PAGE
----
Since blepharoplasty is a cosmetic procedure, we always take a preoperative photograph to explain the technique to the patient, and a postoperative photograph. Thus, it is essential to always take the same photographic views in each case. In our experience, the most useful photographic views are the following: 1) the frontal face view, which includes from ear to ear, and neck to the entire hair, but without unnecessary space exploration; 2) the oculoplasty approach which includes the entire face, nose, and auricular region; and 3) the right and left side outlets, covering the lateral orbital rim to the nasal bridge, attempting to show the superior sulcus, redundant skin in both eyelids, and fat protruding through the septum.

Digital photographs are useful because they allow for immediate analysis, comparing the results in each shot, in both pre- and post evaluations, to demonstrate to the patient the advantages of the surgery and the results that could be achieved. Before surgery, it is essential to know exactly which are the patients’ expectations from the procedure, and clearly inform them about the expected results. After cosmetic surgery, patients often forget about their previous physical aspect, feeling that the results are poorer than they expected. Today it is common to have a computer in the office, and digital cameras are accessible, making both, the photographic system and duplication of material, simple.

1.1. Anatomical Considerations (Figure 1)

As noted, the transconjunctival approach is easier than the transcutaneous technique and takes less time, however, it requires precise anatomical knowledge of the internal region because it can cause iatrogenic dry eye. The main risk points are handling of the inferior oblique muscle, orbital septum and difficult bleeding control.

From the surgical point of view, it is important to remember that similar to upper eyelid surgery, as we operate near the tarsus, when pulling with retractors, structures are so fused that it may be difficult to recognize them, and while we part the tarsus to the orbital rim, these structures grow apart by the preaponeurotic fat package.

The capsulopalpebral fascia originates from a fibrous connection attached to the inferior rectus muscle insertion tendon and splits into 2 portions as it reaches the inferior oblique muscle merging partially and surrounding the fibrous capsule. The 2 branches meet to form the Lockwood suspensory ligament, which later ascend to the eyelid margin and attaches to the tarsus.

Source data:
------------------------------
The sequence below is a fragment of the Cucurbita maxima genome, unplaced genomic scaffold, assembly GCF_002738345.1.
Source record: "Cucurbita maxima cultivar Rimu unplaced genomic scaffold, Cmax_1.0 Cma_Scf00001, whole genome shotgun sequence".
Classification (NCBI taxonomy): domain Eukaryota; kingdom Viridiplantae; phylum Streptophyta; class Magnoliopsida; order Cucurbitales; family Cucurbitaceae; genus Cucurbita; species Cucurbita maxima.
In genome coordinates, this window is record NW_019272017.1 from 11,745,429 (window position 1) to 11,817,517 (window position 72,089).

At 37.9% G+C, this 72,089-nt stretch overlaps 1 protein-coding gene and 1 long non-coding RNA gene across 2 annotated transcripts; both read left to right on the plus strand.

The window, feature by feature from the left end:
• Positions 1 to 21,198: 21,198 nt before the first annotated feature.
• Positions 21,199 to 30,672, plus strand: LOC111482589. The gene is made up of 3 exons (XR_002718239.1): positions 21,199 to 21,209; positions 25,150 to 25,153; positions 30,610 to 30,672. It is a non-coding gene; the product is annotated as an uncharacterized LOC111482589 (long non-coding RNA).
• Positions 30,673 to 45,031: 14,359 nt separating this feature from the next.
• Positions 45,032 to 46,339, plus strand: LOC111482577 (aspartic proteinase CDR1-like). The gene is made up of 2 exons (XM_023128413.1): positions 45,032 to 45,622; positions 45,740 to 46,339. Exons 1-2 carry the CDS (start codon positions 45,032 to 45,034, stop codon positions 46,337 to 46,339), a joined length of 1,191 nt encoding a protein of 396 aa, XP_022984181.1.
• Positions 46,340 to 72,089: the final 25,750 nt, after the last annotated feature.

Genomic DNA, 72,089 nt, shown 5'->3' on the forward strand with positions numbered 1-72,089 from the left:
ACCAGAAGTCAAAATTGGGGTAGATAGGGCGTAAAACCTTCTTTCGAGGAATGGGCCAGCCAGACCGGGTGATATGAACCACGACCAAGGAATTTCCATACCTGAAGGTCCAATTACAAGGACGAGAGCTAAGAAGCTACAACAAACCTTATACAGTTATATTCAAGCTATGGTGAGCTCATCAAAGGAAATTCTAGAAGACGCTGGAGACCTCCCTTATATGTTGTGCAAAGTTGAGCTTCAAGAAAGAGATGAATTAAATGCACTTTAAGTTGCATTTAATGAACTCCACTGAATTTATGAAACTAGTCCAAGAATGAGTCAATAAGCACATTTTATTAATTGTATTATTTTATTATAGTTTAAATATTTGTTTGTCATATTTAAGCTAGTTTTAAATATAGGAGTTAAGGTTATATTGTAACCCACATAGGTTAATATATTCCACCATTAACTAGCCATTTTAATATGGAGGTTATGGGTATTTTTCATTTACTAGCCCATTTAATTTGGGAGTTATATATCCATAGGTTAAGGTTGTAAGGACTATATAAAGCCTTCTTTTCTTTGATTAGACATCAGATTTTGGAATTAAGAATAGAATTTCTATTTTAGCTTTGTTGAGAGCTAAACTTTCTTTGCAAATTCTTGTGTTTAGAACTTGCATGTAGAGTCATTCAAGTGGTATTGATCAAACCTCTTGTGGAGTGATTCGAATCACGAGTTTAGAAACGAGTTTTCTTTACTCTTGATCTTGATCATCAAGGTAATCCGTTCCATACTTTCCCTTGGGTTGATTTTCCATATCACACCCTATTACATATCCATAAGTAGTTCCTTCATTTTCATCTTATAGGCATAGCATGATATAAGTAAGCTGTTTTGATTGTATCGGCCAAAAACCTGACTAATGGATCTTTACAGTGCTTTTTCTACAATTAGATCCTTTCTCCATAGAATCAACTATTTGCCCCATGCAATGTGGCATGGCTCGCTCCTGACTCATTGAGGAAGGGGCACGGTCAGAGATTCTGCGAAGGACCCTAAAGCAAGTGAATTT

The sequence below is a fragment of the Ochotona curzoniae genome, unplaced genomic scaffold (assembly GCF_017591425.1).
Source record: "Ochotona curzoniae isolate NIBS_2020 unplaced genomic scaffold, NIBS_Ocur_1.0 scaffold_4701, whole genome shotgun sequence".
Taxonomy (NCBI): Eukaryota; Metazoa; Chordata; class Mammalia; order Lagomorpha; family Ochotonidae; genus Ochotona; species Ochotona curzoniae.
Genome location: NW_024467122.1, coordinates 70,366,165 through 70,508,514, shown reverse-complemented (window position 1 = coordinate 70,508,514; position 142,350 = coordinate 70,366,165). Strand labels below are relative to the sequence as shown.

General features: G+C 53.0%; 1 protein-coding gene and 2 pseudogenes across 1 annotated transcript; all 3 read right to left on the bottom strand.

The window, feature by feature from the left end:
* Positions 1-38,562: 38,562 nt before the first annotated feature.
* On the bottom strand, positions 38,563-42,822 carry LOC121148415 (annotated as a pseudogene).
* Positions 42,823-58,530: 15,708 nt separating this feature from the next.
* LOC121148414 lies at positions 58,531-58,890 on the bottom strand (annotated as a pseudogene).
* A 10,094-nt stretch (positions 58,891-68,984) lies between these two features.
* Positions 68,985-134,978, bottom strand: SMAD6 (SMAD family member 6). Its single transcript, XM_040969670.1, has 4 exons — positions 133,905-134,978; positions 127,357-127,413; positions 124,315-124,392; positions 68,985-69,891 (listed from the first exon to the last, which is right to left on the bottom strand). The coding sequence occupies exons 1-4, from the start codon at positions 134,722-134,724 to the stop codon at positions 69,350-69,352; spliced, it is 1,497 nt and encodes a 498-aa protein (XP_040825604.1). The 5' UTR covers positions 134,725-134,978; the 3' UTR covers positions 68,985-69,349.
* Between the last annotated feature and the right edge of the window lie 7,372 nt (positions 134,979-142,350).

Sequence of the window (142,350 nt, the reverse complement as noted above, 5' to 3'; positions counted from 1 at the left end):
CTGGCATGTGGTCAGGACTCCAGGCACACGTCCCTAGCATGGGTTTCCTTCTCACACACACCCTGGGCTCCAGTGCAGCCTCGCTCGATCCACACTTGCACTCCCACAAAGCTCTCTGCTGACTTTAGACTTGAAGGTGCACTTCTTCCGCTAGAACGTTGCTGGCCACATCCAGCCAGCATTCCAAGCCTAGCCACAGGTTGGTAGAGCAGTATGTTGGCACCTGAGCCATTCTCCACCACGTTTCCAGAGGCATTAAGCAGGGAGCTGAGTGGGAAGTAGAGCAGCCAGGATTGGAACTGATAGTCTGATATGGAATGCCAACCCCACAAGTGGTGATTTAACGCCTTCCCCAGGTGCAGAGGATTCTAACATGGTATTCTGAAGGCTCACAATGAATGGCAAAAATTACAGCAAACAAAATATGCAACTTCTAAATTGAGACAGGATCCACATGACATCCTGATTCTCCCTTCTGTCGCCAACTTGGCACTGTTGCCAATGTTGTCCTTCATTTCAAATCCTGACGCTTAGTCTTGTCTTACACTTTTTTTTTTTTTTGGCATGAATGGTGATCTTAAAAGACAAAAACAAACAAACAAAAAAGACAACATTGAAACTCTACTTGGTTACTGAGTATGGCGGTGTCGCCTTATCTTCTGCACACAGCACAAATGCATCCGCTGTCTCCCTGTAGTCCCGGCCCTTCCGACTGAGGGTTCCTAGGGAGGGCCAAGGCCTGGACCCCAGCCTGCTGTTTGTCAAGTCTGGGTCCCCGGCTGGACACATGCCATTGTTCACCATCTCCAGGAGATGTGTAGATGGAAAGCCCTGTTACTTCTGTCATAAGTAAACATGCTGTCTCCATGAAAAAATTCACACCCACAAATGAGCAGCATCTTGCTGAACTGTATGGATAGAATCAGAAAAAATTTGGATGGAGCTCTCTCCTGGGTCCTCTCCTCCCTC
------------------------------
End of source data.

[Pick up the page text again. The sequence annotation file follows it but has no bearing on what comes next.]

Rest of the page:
Figure 1. Ocular anatomy.

The inferior oblique muscle originates behind the posterior lacrimal crest, and as it reaches the globe, it separates the central and medial fat compartments. It is important for surgeons to learn to identify this structure which can be damaged during transconjunctival lipectomy.

Meticulous hemostasis is critical during the entire procedure. The blood vessels associated with each fat compartment must be cauterized.

Since the orbital septum is fixed to the inferior orbital rim, any adhesion between the cut edge of the septum and a movable portion of the eyelid will result in lower lid displacement. However, this occurs much less frequently than in transcutaneous surgery.

1.2. Team

In the last 2 years, we have verified the usefulness of the CO2 laser in this surgery, but given that most surgeons do not have access to this expensive device, we will discuss the procedure with conventional techniques, mentioning variations regarding the laser, such as the need of bipolar cautery, the use of special eye protection, and other medical devices.

It is essential to note that the procedure characteristics should be recorded and discussed with each patient before surgery. One of the frequent mistakes due to lack of experience, is to improvise according to what is found during the surgery, which leads to results that were not expected, and therefore, to inquiries and complaints from the patients.

1.3. Surgical Technique

The surgery involves various stages: preparation, anesthesia, incision, traction and corneal protection, exposure of fat packages, lipectomy, lipectomy control, and end of surgery.

1.4. Preparation

Fasting for a minimum of 7 hours is recommended although this procedure only requires local anesthesia. In most cases, the anesthesiologist will administer intravenous sedation, which despite increasing costs, provides, from our point of view, the best conditions of comfort and cooperation from the patient.

Especially when a CO2 laser device is available, surgery may be performed in the office, and also with a basic sedation infrastructure. Before starting the infiltration, an eye shield should be placed, as laser surgery must meet the conditions of protection for each team member.